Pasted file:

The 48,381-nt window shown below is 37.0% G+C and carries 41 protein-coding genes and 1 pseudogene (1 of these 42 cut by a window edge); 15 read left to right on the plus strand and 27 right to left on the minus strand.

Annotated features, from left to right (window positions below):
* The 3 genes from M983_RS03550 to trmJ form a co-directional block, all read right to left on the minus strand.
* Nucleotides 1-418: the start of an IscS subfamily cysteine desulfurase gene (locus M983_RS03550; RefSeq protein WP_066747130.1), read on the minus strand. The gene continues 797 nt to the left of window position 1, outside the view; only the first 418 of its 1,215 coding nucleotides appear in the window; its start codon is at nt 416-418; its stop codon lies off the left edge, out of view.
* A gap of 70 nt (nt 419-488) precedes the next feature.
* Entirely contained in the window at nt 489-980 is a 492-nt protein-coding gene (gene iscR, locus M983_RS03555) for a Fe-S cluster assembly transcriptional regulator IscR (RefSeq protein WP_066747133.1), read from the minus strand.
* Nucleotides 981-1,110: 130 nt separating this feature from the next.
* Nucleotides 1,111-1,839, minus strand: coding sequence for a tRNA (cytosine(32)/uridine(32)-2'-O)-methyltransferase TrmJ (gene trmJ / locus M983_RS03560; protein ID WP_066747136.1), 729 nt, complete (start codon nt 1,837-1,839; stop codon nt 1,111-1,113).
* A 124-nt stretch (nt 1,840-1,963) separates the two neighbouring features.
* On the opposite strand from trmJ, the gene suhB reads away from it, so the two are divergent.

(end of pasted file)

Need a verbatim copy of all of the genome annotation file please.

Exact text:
The 48,381-nt window shown below is 37.0% G+C and carries 41 protein-coding genes and 1 pseudogene (1 of these 42 cut by a window edge); 15 read left to right on the plus strand and 27 right to left on the minus strand.

Annotated features, from left to right (window positions below):
* The 3 genes from M983_RS03550 to trmJ form a co-directional block, all read right to left on the minus strand.
* Nucleotides 1-418: the start of an IscS subfamily cysteine desulfurase gene (locus M983_RS03550; RefSeq protein WP_066747130.1), read on the minus strand. The gene continues 797 nt to the left of window position 1, outside the view; only the first 418 of its 1,215 coding nucleotides appear in the window; its start codon is at nt 416-418; its stop codon lies off the left edge, out of view.
* A gap of 70 nt (nt 419-488) precedes the next feature.
* Entirely contained in the window at nt 489-980 is a 492-nt protein-coding gene (gene iscR, locus M983_RS03555) for a Fe-S cluster assembly transcriptional regulator IscR (RefSeq protein WP_066747133.1), read from the minus strand.
* Nucleotides 981-1,110: 130 nt separating this feature from the next.
* Nucleotides 1,111-1,839, minus strand: coding sequence for a tRNA (cytosine(32)/uridine(32)-2'-O)-methyltransferase TrmJ (gene trmJ / locus M983_RS03560; protein ID WP_066747136.1), 729 nt, complete (start codon nt 1,837-1,839; stop codon nt 1,111-1,113).
* A 124-nt stretch (nt 1,840-1,963) separates the two neighbouring features.
* On the opposite strand from trmJ, the gene suhB reads away from it, so the two are divergent.